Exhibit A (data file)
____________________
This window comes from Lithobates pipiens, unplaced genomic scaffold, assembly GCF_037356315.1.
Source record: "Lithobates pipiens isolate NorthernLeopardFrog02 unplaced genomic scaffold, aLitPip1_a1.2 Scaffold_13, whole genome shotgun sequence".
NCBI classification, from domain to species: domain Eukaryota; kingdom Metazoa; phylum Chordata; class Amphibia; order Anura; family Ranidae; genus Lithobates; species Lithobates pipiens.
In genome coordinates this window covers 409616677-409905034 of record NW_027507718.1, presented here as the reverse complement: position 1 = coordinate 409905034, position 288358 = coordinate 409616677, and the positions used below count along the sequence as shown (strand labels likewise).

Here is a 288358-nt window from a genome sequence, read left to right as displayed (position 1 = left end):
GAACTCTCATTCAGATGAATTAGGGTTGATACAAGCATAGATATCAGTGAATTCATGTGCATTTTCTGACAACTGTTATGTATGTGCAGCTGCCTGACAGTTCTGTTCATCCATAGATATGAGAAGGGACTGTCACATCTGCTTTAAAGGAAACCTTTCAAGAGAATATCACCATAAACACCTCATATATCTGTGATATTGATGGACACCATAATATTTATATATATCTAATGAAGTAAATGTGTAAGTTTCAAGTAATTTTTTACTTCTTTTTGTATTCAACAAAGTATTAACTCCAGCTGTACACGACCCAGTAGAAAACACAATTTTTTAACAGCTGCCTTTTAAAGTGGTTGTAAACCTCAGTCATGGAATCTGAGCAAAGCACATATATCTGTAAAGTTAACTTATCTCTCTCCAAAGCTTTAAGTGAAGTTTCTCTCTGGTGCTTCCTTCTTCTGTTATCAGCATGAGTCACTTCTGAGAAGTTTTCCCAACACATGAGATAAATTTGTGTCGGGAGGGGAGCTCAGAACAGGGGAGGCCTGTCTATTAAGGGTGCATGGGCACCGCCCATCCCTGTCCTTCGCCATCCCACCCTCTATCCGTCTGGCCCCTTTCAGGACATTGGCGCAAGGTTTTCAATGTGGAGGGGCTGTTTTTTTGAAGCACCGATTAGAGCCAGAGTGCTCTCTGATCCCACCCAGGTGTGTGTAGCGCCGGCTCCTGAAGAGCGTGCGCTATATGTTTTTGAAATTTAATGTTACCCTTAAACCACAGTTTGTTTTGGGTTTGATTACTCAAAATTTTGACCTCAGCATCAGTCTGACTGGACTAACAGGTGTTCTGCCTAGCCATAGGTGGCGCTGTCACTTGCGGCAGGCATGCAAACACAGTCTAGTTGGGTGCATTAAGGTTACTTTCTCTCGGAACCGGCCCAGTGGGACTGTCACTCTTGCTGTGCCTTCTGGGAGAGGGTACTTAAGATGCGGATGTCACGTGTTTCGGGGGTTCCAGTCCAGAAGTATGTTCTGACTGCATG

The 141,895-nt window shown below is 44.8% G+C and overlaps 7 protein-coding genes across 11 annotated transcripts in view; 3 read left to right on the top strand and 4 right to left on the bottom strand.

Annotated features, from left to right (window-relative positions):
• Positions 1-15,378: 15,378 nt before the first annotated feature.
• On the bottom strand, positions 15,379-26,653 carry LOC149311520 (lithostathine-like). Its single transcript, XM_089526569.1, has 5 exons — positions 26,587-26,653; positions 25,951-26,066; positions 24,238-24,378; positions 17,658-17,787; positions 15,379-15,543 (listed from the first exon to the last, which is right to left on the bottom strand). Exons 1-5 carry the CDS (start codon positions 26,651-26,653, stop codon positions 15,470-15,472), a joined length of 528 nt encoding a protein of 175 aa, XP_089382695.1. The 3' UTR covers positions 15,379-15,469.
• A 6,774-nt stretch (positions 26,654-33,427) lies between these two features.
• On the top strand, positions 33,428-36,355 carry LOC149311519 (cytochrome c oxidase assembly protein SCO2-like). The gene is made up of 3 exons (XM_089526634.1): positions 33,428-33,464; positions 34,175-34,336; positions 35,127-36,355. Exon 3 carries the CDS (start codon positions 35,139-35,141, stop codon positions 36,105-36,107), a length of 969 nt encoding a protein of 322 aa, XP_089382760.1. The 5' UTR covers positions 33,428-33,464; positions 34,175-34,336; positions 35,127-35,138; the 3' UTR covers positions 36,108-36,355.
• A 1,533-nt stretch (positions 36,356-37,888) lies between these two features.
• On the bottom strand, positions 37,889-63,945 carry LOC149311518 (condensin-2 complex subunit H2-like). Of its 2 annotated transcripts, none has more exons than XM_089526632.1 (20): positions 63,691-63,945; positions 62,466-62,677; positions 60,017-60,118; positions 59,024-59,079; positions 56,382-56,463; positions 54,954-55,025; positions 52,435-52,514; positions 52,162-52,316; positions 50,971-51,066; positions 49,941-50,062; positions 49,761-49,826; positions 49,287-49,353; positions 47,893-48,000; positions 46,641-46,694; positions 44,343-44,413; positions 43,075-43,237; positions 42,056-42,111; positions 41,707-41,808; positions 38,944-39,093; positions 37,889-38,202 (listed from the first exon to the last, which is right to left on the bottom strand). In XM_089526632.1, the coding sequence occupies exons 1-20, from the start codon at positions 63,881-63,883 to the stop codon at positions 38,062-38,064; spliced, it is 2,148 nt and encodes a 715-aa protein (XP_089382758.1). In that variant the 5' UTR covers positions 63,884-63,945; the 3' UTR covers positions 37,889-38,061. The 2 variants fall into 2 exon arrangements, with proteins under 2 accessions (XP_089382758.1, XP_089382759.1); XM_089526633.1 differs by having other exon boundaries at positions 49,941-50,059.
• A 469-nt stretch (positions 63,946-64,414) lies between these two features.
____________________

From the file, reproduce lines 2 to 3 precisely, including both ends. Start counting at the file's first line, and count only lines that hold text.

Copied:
Source record: "Lithobates pipiens isolate NorthernLeopardFrog02 unplaced genomic scaffold, aLitPip1_a1.2 Scaffold_13, whole genome shotgun sequence".
NCBI classification, from domain to species: domain Eukaryota; kingdom Metazoa; phylum Chordata; class Amphibia; order Anura; family Ranidae; genus Lithobates; species Lithobates pipiens.